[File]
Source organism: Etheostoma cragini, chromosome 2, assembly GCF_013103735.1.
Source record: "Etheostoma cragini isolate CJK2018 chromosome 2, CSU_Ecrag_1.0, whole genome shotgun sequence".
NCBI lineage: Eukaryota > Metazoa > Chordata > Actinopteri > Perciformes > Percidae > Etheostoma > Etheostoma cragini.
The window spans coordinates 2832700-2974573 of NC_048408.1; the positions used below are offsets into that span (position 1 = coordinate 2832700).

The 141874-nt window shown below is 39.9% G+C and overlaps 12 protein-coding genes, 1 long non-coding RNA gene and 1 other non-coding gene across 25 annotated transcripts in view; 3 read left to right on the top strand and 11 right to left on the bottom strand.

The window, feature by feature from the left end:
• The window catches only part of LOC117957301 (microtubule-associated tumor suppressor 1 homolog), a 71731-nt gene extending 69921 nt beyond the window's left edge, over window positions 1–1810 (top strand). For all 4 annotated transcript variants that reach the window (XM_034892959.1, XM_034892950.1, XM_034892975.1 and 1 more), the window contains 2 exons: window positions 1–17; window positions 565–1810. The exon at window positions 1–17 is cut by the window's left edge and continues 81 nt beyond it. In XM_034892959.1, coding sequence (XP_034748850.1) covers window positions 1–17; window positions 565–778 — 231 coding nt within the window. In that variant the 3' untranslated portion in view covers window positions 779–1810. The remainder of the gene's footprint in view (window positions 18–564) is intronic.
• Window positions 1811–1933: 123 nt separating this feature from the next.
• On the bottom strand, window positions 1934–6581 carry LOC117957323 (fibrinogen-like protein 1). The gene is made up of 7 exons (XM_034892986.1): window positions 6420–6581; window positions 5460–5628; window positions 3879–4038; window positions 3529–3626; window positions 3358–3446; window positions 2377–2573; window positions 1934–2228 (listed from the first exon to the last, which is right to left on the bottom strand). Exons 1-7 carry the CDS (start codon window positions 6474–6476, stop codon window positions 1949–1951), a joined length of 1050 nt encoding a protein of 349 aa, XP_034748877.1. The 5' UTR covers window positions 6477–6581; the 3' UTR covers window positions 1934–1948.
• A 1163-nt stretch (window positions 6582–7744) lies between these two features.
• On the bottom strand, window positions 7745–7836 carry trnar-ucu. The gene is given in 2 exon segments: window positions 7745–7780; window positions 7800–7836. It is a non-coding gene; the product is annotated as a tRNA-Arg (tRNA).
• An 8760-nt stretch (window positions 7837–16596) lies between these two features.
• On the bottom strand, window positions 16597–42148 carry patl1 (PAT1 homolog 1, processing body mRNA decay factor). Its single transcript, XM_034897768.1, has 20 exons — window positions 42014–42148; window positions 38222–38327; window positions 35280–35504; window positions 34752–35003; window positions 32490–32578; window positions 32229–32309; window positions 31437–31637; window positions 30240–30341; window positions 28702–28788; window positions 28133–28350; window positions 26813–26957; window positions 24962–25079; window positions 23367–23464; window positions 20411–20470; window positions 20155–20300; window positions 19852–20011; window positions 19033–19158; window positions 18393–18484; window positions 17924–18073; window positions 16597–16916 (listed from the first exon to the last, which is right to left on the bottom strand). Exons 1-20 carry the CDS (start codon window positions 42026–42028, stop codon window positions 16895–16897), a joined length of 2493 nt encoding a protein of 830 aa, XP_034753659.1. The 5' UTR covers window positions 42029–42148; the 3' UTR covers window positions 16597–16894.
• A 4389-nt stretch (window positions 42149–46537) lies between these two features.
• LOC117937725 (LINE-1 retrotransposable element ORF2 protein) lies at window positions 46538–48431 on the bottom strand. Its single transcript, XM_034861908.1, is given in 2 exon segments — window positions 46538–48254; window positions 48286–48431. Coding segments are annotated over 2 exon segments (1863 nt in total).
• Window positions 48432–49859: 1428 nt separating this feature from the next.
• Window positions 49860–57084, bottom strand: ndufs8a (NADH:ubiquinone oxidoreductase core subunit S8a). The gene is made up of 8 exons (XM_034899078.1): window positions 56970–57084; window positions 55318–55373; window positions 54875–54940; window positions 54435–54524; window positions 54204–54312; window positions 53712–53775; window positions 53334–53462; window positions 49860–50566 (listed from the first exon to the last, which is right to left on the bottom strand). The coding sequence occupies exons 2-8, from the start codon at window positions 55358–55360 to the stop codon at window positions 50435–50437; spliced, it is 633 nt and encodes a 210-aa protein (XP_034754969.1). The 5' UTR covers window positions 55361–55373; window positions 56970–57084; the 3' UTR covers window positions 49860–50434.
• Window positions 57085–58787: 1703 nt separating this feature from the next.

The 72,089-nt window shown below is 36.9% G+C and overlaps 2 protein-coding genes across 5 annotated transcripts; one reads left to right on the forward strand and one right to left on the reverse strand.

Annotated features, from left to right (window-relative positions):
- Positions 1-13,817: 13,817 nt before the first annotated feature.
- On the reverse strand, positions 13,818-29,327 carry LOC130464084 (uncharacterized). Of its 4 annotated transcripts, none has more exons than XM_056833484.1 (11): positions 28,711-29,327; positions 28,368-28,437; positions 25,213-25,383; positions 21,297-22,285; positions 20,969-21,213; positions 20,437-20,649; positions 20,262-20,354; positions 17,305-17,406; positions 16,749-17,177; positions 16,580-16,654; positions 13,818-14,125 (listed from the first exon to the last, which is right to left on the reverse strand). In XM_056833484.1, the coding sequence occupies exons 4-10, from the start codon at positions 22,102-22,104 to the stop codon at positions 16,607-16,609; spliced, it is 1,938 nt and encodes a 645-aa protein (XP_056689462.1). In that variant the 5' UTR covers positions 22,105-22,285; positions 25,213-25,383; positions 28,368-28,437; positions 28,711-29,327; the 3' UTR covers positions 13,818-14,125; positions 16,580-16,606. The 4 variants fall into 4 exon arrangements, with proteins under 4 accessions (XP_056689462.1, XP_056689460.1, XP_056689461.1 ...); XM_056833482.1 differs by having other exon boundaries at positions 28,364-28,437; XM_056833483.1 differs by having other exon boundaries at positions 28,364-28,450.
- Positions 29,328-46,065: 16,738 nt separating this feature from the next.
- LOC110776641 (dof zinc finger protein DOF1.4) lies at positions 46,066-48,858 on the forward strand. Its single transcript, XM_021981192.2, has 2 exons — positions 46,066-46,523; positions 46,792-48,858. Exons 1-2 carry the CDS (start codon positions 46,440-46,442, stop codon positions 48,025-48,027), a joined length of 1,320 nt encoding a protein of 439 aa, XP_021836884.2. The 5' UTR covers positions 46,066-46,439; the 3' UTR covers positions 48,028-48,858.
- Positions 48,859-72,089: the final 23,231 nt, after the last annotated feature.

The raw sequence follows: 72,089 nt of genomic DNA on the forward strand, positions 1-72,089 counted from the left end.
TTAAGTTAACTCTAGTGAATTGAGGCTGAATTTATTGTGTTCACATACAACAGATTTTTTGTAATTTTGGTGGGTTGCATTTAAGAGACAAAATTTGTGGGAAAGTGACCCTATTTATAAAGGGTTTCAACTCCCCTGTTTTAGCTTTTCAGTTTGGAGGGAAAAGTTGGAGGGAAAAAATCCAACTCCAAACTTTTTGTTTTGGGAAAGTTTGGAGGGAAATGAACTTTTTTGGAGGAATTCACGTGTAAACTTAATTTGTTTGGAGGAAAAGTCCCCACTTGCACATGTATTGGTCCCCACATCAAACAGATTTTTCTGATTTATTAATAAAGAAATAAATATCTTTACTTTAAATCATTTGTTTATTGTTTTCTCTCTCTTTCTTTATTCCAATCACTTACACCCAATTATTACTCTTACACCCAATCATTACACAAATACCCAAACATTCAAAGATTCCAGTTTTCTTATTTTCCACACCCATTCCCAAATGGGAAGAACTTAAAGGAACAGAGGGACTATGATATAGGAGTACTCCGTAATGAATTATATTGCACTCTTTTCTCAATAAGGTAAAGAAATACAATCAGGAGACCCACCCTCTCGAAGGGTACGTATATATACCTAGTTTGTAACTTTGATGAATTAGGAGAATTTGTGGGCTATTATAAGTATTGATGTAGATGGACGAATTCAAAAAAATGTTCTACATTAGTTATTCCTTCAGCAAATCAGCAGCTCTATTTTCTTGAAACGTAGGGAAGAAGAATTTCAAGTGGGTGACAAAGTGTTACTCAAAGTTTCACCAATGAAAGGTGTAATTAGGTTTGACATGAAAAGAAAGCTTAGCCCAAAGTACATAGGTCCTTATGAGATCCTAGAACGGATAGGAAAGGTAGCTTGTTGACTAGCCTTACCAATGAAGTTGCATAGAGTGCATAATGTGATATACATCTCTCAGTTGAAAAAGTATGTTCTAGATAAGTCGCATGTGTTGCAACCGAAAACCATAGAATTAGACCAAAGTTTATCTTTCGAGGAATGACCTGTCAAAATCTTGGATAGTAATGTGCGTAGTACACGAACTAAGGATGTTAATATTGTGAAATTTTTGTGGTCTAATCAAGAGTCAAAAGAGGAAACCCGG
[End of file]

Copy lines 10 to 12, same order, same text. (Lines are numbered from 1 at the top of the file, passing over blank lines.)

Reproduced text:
• A 1163-nt stretch (window positions 6582–7744) lies between these two features.
• On the bottom strand, window positions 7745–7836 carry trnar-ucu. The gene is given in 2 exon segments: window positions 7745–7780; window positions 7800–7836. It is a non-coding gene; the product is annotated as a tRNA-Arg (tRNA).
• An 8760-nt stretch (window positions 7837–16596) lies between these two features.